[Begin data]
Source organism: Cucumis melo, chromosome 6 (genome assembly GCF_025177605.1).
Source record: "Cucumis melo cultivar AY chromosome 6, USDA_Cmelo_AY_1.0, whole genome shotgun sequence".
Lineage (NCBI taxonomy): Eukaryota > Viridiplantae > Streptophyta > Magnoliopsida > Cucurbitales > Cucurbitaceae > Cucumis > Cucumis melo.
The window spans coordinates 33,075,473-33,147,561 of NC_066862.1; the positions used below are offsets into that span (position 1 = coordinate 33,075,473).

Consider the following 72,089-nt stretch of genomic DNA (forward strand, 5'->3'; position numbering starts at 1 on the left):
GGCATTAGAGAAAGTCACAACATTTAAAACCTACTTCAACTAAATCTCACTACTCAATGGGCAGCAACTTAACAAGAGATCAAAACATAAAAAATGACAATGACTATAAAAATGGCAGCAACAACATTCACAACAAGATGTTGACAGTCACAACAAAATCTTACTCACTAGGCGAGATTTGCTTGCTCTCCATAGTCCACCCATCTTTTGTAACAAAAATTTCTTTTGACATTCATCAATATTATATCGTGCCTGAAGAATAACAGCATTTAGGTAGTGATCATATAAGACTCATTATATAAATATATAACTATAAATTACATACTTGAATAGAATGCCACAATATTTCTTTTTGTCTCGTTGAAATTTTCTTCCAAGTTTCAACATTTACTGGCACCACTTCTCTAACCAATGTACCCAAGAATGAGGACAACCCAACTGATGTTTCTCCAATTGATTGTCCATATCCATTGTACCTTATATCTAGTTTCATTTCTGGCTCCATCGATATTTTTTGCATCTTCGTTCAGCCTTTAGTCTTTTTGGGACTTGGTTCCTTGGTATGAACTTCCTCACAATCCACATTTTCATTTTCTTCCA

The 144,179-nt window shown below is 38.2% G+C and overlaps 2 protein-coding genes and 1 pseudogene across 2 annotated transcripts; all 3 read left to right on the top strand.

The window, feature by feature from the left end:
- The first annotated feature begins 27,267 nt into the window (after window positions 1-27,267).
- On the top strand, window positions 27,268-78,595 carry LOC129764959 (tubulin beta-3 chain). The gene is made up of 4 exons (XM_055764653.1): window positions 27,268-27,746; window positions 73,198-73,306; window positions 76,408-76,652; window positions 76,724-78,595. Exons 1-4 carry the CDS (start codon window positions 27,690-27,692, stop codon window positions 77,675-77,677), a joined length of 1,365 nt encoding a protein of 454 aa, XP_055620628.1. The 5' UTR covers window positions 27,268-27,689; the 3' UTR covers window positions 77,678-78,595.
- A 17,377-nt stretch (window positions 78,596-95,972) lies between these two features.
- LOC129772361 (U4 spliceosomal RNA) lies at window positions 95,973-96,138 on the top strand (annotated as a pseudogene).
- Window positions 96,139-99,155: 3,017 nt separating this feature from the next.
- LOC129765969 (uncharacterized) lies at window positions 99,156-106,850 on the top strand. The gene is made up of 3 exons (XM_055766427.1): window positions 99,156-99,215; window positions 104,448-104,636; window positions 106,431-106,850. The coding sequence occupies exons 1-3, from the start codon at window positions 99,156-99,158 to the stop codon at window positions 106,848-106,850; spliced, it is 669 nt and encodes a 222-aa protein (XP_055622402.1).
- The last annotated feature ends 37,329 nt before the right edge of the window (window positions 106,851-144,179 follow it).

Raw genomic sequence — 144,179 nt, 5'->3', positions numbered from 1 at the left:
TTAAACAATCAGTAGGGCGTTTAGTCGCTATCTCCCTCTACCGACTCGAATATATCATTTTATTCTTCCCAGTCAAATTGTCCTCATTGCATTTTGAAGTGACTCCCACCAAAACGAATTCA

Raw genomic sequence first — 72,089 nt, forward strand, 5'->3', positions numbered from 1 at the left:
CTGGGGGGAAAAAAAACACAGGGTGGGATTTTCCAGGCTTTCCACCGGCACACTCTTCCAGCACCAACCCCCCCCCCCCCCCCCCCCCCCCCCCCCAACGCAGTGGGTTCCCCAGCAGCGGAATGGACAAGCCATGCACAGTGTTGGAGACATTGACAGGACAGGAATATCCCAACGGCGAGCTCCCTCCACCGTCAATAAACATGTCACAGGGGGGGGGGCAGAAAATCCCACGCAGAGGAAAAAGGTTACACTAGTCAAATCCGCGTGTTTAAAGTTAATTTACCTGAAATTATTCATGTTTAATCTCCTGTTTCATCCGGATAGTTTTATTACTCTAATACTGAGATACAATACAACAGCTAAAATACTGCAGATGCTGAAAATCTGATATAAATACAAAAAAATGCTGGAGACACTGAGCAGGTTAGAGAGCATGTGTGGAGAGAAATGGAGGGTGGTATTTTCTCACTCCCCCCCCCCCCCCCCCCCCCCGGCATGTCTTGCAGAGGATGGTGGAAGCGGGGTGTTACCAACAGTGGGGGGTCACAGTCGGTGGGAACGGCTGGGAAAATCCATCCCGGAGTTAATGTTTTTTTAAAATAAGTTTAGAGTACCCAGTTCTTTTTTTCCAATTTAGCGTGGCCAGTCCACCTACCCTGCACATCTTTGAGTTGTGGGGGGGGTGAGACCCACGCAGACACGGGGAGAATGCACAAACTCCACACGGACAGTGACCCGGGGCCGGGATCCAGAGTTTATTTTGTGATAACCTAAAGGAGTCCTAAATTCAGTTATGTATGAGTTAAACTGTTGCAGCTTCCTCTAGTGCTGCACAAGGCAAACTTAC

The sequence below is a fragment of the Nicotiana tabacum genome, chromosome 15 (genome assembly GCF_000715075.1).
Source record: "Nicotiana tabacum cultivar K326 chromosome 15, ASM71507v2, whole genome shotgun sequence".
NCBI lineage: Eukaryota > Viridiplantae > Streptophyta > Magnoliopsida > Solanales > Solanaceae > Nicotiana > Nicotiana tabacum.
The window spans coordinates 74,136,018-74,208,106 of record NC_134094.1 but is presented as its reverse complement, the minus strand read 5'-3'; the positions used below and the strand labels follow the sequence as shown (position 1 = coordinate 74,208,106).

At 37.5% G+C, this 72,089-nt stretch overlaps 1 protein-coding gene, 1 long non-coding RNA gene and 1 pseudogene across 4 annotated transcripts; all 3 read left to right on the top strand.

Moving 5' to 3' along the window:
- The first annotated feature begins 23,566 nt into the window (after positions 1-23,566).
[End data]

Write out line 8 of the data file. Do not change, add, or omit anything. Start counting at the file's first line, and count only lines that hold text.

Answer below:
The window, feature by feature from the left end: